I’ve been thinking a bunch about asking questions lately. Questions that get to the heart of a matter.
After all, it’s business review season, assessment season, budget season—what I call ‘question season’ for senior leadership.
My thoughts around asking questions are compounded by my son, who is 7. He is consistently asking questions. Great questions.
And it’s easy to get in the habit of just answering them. A lazy habit really for a parent. A lazy habit for a senior company leader too.
The harder thing to do, but better for growth, is to turn the question into a “what do you think” question back. Listening, and where needed, asking follow-up and clarifying questions.
I had the pleasure of working with a brilliant consultant, Dr. Roger Hendrix, several years back. He started nearly every seminar the same way.
He would choose someone in the group, call them by name, and say, “Ask me a question?”
Not only was this an awesome icebreaker and way to get the team’s creative juices flowing, but it always seemed to set a productive tone for the off-site meeting ahead.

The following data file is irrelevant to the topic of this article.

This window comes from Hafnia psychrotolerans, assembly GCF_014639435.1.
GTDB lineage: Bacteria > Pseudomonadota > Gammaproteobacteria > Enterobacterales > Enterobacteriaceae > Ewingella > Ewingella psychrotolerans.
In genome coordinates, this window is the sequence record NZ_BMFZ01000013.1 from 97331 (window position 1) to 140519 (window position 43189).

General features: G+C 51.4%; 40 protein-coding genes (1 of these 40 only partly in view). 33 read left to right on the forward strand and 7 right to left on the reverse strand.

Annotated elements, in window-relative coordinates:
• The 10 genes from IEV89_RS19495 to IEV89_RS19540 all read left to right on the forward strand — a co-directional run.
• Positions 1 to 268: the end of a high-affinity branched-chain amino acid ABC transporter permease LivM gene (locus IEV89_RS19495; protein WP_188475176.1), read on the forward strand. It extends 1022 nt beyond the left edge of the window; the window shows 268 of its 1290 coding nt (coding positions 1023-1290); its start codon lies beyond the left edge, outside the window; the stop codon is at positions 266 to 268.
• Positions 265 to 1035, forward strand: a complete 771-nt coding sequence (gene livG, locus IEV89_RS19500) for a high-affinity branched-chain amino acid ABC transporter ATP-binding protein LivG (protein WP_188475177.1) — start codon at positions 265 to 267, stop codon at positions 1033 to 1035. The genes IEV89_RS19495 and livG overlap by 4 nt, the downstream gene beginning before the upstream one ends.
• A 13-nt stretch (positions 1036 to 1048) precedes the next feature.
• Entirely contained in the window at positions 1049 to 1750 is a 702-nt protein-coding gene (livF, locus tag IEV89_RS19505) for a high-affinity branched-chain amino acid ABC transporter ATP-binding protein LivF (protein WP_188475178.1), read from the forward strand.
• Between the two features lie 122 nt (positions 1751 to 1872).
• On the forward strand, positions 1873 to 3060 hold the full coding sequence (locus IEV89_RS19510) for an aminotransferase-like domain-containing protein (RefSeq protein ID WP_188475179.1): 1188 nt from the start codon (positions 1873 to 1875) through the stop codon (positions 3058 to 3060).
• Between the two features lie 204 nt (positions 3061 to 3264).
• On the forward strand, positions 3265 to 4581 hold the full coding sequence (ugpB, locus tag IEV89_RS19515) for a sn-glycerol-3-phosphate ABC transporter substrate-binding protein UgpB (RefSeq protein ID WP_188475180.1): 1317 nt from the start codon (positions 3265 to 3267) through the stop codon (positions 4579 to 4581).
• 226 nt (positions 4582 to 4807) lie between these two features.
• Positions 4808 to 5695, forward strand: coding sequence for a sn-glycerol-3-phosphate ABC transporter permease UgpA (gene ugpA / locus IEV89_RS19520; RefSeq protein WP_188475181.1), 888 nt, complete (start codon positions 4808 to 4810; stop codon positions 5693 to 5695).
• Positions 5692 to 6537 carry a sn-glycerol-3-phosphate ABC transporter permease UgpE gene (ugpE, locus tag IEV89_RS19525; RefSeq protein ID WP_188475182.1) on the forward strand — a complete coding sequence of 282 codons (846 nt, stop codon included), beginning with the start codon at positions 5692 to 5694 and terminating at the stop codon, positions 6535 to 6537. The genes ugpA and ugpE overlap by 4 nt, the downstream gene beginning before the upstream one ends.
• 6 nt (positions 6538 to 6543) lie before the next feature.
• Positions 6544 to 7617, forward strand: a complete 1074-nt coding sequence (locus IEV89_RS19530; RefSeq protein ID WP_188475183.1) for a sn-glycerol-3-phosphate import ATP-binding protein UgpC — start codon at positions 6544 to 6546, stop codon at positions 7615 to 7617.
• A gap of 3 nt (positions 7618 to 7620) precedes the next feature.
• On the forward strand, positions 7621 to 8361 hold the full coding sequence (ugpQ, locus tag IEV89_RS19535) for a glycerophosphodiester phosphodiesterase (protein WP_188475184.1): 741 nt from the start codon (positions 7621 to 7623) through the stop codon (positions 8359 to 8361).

He allowed it to play out until one of us asked something relevant to the reason for our time together.
Opening up with such a simple query always seemed to drive home an interesting point about the importance of asking questions in business.
Similarly, my friend, media leader (and now winemaker) Jim Moroney, believed in and practiced the Socratic method of learning. He did it overtly with great success.
Another mentor of mine, Kathy Clements, also practiced it. The difference … it wasn’t a formal method of learning to her, rather a natural state … to ask questions.
Both made their direct reports, and the companies they led, better by asking thoughtful questions.
Asking questions is an empowering experience. It allows the questioner more control over conversation flow. And can even help a conversation going south get back on track.
Rather than telling someone something, try asking a question. It is among the most provocative forms of communication available, especially in business.
With two caveats:
Don’t forget to ask yourself tough questions.
And the most important component in asking questions … listening for the answer.
P.S. My favorites? “Can you tell me more?” “What is the upside, what is the downside?”
At JDA, we’re having fruitful conversations with senior media leaders across the country around driving revenue, sales leadership and marketing best practices. If I can be a sounding board for you or your company, please reach out to Angela@jimdoyle.com